Religion is an attempt to get control over the sensory world, in which we are placed, by means of the wish-world, which we have developed inside us as a result of biological and psychological necessities. But it cannot achieve its end. Its doctrines carry with them the stamp of the times in which they originated, the ignorant childhood days of the human race.
Its consolations deserve no trust. Experience teaches us that the world is not a nursery. The ethical commands, to which religion seeks to lend its weight, require some other foundation instead, for human society cannot do without them, and it is dangerous to link up obedience to them with religious belief.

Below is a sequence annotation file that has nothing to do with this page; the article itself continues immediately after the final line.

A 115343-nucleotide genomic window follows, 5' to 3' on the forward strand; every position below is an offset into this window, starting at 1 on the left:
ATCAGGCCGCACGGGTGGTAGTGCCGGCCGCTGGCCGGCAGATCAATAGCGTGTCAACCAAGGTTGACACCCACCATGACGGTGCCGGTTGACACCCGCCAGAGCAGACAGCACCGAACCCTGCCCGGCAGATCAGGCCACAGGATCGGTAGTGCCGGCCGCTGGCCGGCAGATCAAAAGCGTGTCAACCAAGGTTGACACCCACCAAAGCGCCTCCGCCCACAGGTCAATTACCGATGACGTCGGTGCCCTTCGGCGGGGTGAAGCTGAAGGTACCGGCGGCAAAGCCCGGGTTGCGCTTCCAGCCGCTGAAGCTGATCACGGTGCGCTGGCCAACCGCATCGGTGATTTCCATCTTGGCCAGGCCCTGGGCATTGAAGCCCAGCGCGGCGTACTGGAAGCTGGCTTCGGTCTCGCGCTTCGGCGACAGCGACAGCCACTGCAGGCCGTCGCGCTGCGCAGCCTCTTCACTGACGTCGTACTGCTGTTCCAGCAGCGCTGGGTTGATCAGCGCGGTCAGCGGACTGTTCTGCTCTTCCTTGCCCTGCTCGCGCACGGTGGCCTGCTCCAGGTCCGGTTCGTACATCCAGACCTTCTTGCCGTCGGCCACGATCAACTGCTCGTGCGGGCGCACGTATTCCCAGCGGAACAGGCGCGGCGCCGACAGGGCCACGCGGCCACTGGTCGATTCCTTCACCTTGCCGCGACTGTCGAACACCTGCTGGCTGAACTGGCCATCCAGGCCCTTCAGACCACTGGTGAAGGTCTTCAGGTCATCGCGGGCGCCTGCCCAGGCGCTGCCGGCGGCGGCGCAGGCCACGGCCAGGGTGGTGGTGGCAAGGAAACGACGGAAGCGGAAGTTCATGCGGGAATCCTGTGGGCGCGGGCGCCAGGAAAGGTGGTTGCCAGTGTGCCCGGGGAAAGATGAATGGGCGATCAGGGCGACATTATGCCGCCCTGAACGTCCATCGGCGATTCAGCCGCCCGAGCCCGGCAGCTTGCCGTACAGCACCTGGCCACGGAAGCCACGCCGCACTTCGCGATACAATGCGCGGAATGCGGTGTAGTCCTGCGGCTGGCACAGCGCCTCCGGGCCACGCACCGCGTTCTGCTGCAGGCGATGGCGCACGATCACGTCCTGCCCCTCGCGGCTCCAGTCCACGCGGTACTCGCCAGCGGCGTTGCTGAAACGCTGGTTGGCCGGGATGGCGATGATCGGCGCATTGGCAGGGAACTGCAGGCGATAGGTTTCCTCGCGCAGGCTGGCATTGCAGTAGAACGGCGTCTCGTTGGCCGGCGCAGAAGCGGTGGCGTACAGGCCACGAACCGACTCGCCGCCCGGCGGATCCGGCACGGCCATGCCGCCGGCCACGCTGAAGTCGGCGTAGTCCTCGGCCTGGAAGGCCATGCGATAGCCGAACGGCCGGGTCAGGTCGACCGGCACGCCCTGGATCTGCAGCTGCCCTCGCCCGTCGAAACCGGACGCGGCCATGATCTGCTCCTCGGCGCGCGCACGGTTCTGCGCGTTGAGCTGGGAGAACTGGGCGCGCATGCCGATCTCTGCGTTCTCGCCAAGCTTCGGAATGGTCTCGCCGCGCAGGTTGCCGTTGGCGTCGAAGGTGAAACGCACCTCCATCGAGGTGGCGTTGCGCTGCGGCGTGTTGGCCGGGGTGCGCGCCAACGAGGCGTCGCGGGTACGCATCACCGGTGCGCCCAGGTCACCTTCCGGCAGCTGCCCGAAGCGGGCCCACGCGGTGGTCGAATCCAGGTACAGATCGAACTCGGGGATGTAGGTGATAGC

If one attempts to assign to religion its place in man’s evolution, it seems not so much to be a lasting acquisition as a parallel to the neurosis which the civilized individual must pass through on his way from childhood to maturity.